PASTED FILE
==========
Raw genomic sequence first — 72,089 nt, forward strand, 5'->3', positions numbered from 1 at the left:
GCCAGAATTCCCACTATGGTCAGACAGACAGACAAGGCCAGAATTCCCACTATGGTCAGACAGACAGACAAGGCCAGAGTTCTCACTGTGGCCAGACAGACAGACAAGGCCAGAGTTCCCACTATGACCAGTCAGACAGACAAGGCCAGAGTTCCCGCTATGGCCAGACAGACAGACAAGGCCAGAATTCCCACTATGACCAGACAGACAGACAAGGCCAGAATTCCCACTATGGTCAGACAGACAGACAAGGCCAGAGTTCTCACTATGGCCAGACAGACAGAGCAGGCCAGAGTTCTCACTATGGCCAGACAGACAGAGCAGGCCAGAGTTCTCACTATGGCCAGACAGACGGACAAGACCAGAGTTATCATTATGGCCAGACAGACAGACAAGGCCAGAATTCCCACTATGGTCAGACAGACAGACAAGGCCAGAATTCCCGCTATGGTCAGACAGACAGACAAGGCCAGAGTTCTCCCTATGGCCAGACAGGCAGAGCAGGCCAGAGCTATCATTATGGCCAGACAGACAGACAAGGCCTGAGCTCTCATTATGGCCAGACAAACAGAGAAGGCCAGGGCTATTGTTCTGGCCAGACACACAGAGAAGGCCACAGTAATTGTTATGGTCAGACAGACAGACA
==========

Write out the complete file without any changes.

Raw genomic sequence first — 72,089 nt, forward strand, 5'->3', positions numbered from 1 at the left:
GCCAGAATTCCCACTATGGTCAGACAGACAGACAAGGCCAGAATTCCCACTATGGTCAGACAGACAGACAAGGCCAGAGTTCTCACTGTGGCCAGACAGACAGACAAGGCCAGAGTTCCCACTATGACCAGTCAGACAGACAAGGCCAGAGTTCCCGCTATGGCCAGACAGACAGACAAGGCCAGAATTCCCACTATGACCAGACAGACAGACAAGGCCAGAATTCCCACTATGGTCAGACAGACAGACAAGGCCAGAGTTCTCACTATGGCCAGACAGACAGAGCAGGCCAGAGTTCTCACTATGGCCAGACAGACAGAGCAGGCCAGAGTTCTCACTATGGCCAGACAGACGGACAAGACCAGAGTTATCATTATGGCCAGACAGACAGACAAGGCCAGAATTCCCACTATGGTCAGACAGACAGACAAGGCCAGAATTCCCGCTATGGTCAGACAGACAGACAAGGCCAGAGTTCTCCCTATGGCCAGACAGGCAGAGCAGGCCAGAGCTATCATTATGGCCAGACAGACAGACAAGGCCTGAGCTCTCATTATGGCCAGACAAACAGAGAAGGCCAGGGCTATTGTTCTGGCCAGACACACAGAGAAGGCCACAGTAATTGTTATGGTCAGACAGACAGACA